The seed transcriptome of Rafflesia reveals horizontal gene transfer and convergent evolution: Implications for conserving the world's largest flower

Jeanmaire Molina, Adhityo Wicaksono, Todd P. Michael, Su Hwan Kwak, Ronniel D. Pedales, Zoé Joly-Lopez, Semar Petrus, Allen Mamerto, Brian Tomek, Sumaya Ahmed, Venkatasivasankar Maddu, Kristina Yakubova, Danilo Tandang, Joseph W. Morin, So Yon Park, Hyun Oh Lee, William McLaughlin, Kyle Wallick, James Adams, Ari NovySusan Pell, Michael D. Purugganan

Research output: Contribution to journalArticlepeer-review


Rafflesia is a genus of parasitic plants with the largest flowers in the world, unique to the threatened forest habitats of tropical Asia. Here, we report on genes that are active (the transcriptome) in Rafflesia seeds as part of a larger effort to understand Rafflesia. Rafflesia has never been grown successfully outside of its native range. Consequently, seed banking is not yet possible, precluding a critical management strategy for conservation. The study of Rafflesia seed biology is a critical step to improve its cultivation, which will educate the public about unique species and the importance of conserving their habitats. Summary: Rafflesia is of great interest as one of the only two plants known to have completely lost its chloroplast genome. Rafflesia is a holoparasite and an endophyte that lives inside the tissues of its host, a tropical grape vine (Tetrastigma), emerging only to bloom—with the largest flower of any plant. Here, we report the first Rafflesia seed transcriptome and compare it with those of other plants to deepen our understanding of its extraordinary life history. We assembled a transcriptome from RNA extracted from seeds of the Philippine endemic Rafflesia speciosa and compared this with those of other plants, including Arabidopsis, parasitic plants Striga and Cuscuta, and the mycoheterotrophic orchid Anoectochilus. Genetic and metabolic seed pathways in Rafflesia were generally similar to the other plant species. However, there were some notable exceptions. We found evidence of horizontal transfer of a gene potentially involved in circumventing host defenses. Moreover, we identified a possible convergence among parasitic plants because Rafflesia, Striga, and Cuscuta shared important similarities. We were unable to find evidence of genes involved in mycorrhizal symbiosis, suggesting that mycoheterotrophy is unlikely to play a role in Rafflesia parasitism. To date, ex situ propagation of Rafflesia by seed has been mostly unsuccessful. Our research is a bold step forward in understanding the fundamentals of Rafflesia seed biology that will inform the continued propagation and seed-banking efforts concerning this recalcitrant plant. We discuss our findings in the broader context of the conservation of a genus in peril.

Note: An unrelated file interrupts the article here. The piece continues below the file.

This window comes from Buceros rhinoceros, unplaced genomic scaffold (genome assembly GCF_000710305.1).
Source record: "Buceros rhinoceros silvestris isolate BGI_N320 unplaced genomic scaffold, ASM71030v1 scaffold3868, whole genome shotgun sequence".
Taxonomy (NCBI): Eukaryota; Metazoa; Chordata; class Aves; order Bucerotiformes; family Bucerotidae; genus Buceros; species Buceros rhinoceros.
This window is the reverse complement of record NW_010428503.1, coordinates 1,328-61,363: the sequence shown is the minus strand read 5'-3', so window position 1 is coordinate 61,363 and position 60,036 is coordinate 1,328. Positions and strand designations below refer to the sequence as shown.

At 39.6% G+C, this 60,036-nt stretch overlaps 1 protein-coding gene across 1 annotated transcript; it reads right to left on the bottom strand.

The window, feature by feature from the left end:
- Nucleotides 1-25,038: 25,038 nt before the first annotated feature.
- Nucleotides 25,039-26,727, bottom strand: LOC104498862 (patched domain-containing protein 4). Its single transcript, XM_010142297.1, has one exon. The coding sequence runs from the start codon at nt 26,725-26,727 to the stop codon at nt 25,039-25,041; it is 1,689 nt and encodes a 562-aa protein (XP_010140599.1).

Original languageEnglish (US)
JournalPlants People Planet
StateAccepted/In press - 2023


  • Rafflesiaceae
  • Tetrastigma
  • endophyte
  • parasite
  • seed development

ASJC Scopus subject areas

  • Forestry
  • Ecology, Evolution, Behavior and Systematics
  • Plant Science
  • Horticulture


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